The indigenous women would weep over every felled Bunya tree, not for a day or so, but sometimes for months.  So obvious was their distress that eventually local explorer Andrew Petrie prevailed upon the Governor of NSW, Governor Gipps, to declare the Bunya Proclamation in 1842 which prevented settlement or the granting of cattle or timber licenses in the Sunshine Coast area.  While Yellowstone National Park is generally described as the world’s first, the Bunya Proclamation, which created a reserve for the indigenous population, predates Yellowstone by some 30 years!

What is little known and rarely taught is that the Bunya Proclamation was repealed as one of the first acts of the Queensland Parliament (if not THE first act) when Queensland achieved colony status in 1859.  Thereafter the settlement of this area became open slather, and a shameful century was launched including forced marches of aboriginal people away from their traditional lands and into reserves and holding areas far removed from their traditional lifestyle.

The indigenous population on the Sunshine Coast remains decimated to this day.  It seems appropriate that finally in 2008 a formal governmental apology to indigenous Australia, and particularly the Stolen Generation, was made by a Prime Minister who grew up in this same area.   But when confronted by the dismissive jingoism of Australia Day one wonders how much of this apology has trickled down into acceptance from the broad white populace.

Australia is a wonderful country and has a lot to celebrate.  Posters of the ilk above are generated by a defensive narrow-mindedness that denies, and perhaps even trashes much of what is good about this country – particularly its indigenous heritage and the profound contribution of successive waves of migrants from around the globe.  The people who make and promote these kinds of posters and bumper stickers constantly talk about what is Un-Australian, when ironically the paraphernalia they generate is perhaps amongst the most un-Australian content produced within the Australian population (and probably made in China).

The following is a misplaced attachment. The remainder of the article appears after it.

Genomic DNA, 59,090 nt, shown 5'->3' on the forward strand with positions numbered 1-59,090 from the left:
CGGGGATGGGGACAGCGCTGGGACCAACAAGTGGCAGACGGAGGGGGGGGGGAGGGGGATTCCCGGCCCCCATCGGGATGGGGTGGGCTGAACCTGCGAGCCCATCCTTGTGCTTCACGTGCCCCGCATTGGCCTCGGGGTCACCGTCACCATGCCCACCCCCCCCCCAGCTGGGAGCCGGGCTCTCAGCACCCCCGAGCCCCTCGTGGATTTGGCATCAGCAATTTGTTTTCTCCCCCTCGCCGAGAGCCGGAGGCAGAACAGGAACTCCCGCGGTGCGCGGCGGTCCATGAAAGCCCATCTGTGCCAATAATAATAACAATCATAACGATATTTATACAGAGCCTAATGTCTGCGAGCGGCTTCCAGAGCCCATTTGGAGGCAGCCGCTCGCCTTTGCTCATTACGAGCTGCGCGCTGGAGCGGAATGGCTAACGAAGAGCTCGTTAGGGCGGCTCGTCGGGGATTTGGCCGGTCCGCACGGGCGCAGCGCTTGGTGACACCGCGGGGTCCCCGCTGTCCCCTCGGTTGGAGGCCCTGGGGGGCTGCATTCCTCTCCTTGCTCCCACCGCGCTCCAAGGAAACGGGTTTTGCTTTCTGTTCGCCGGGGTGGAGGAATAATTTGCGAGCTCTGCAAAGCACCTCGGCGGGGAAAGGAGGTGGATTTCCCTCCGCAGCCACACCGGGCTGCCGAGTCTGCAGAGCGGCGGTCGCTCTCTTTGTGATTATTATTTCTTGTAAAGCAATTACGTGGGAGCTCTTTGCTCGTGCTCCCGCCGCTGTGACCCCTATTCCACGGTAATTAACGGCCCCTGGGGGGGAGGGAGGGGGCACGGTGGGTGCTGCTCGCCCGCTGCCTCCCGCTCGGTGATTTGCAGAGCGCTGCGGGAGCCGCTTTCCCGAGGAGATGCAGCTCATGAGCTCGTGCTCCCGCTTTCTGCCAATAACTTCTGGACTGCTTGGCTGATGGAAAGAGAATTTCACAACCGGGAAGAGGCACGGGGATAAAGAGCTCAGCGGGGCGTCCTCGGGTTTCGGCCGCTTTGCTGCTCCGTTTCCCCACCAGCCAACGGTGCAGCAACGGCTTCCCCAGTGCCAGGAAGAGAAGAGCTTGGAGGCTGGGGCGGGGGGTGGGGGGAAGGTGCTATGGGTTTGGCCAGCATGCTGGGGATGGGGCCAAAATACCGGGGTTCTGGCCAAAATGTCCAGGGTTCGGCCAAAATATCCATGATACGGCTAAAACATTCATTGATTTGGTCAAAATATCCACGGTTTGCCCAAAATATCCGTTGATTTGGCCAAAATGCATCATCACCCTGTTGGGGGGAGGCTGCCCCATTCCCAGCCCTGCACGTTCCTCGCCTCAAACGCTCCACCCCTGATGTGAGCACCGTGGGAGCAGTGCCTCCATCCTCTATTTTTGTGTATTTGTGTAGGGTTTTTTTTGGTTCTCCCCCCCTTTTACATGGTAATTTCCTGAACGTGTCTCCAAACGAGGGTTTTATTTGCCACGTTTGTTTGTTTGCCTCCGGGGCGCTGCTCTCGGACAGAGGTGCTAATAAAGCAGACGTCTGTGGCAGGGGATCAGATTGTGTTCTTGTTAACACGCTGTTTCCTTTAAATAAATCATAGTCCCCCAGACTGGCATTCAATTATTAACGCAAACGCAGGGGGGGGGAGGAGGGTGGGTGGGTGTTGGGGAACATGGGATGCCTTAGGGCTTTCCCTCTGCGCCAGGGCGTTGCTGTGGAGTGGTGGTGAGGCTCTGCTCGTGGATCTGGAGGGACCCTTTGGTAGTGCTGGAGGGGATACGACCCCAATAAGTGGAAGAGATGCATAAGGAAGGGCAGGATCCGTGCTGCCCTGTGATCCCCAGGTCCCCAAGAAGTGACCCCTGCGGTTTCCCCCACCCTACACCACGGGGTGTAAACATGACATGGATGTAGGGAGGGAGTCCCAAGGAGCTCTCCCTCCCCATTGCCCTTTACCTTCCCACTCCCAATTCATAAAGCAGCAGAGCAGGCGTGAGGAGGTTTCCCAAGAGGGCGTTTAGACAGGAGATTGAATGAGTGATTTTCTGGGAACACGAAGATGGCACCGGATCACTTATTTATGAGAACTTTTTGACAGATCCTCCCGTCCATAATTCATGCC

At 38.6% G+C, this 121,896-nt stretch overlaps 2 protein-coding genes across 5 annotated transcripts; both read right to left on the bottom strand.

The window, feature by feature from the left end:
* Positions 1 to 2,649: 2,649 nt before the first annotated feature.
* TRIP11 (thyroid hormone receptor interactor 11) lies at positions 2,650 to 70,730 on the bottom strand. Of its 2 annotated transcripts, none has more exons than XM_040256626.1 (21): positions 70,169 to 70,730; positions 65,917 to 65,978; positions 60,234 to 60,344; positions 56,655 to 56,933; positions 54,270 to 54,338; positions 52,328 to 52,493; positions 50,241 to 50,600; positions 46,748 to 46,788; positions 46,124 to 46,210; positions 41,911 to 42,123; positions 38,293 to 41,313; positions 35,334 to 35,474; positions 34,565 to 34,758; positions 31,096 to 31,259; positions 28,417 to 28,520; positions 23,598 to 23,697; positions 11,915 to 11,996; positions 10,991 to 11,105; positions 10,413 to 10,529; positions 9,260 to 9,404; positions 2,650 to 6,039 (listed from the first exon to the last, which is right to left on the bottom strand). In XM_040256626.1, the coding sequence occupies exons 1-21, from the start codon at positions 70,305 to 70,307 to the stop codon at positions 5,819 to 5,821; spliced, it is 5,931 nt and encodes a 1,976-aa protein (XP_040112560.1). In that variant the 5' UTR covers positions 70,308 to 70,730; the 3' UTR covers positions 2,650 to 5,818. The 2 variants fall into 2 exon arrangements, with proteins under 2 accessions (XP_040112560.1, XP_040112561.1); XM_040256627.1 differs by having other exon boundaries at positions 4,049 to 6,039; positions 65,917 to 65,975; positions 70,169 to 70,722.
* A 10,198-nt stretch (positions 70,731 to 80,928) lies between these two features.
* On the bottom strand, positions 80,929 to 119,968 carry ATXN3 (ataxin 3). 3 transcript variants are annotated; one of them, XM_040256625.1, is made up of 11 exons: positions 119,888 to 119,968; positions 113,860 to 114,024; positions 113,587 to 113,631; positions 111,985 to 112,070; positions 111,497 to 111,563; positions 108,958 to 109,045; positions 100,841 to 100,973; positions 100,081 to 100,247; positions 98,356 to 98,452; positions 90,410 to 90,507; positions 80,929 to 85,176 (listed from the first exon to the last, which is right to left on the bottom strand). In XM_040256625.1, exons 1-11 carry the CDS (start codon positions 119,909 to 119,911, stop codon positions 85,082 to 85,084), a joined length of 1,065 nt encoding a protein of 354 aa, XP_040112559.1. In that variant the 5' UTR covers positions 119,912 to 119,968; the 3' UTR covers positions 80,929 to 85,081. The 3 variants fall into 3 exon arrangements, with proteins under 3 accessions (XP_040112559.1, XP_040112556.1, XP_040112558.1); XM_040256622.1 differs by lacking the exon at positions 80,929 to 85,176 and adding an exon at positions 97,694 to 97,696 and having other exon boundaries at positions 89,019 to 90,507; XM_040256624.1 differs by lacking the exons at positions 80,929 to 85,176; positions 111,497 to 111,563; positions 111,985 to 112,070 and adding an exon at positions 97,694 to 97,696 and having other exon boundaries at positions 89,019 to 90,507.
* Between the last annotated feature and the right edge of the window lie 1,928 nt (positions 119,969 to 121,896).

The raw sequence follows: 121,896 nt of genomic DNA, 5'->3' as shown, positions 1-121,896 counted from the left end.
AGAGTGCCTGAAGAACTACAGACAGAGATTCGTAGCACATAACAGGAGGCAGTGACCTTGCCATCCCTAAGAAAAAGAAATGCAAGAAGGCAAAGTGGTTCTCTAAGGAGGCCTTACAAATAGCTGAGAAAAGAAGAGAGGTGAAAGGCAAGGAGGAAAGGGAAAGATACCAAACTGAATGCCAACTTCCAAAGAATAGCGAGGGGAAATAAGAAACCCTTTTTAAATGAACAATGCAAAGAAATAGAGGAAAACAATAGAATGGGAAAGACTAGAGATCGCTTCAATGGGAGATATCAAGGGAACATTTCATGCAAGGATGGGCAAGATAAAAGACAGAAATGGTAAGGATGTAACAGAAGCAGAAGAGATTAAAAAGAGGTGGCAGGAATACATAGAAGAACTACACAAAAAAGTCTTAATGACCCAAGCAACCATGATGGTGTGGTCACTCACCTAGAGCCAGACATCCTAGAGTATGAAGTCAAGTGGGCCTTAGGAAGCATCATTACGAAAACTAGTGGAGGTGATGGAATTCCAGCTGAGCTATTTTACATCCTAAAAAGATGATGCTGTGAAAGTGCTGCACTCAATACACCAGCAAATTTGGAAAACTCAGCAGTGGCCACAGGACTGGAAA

Rather than advocating exclusion and a vanilla Australia, they would be better off spending their time talking to and getting to know migrants and indigenous Australians and appreciating the wonderful and broad heritage this country enjoys.  If they don’t they stand the risk of sounding like the type of America Ani DiFranco takes aim at in her poem Self-evident where she describes 11 September 2001 as:

the day that America
fell to its knees
after strutting around for a century
without saying thank you
or please

Could Australia Day become the day where Anglo-Australia similarly falls down on its knees and in humility seeks to truly reconcile its past to be able to appropriately celebrate its future.  It would sure beat telling people to “F*** off” because we’re full.

 

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2 Responses to Australia Day?

  1. Pingback: Expectations… « Co-mission

  2. Pingback: Expectations… « Co-mission